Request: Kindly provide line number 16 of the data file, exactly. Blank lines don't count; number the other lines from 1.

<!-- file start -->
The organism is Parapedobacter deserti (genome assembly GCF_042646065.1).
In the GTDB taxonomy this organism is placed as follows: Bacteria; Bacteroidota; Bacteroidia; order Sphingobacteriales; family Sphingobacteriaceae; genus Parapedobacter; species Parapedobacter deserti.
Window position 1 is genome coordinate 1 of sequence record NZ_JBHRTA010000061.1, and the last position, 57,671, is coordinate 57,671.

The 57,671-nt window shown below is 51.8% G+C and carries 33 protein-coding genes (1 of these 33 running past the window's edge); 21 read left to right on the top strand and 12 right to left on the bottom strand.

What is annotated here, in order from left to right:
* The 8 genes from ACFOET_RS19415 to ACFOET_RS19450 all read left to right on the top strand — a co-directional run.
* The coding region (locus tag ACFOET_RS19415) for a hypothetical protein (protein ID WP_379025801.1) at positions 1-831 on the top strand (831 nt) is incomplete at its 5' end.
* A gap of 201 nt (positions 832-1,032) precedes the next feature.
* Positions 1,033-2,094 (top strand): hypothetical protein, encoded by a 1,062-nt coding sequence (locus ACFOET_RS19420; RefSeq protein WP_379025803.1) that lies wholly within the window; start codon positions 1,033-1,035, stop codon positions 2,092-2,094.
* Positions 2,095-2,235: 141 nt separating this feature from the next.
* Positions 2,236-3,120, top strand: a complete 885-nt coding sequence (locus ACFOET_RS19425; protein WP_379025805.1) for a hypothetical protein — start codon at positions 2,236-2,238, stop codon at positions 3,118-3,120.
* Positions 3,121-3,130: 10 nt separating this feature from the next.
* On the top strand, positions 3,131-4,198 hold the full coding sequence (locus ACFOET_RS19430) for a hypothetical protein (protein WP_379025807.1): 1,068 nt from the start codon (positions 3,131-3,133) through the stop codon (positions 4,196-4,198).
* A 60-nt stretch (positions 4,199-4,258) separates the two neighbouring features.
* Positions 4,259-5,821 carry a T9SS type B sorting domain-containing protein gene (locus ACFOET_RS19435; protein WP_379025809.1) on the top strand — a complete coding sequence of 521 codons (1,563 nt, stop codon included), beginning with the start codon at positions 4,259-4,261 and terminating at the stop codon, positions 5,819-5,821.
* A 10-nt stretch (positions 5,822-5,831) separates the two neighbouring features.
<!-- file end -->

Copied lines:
* A 10-nt stretch (positions 5,822-5,831) separates the two neighbouring features.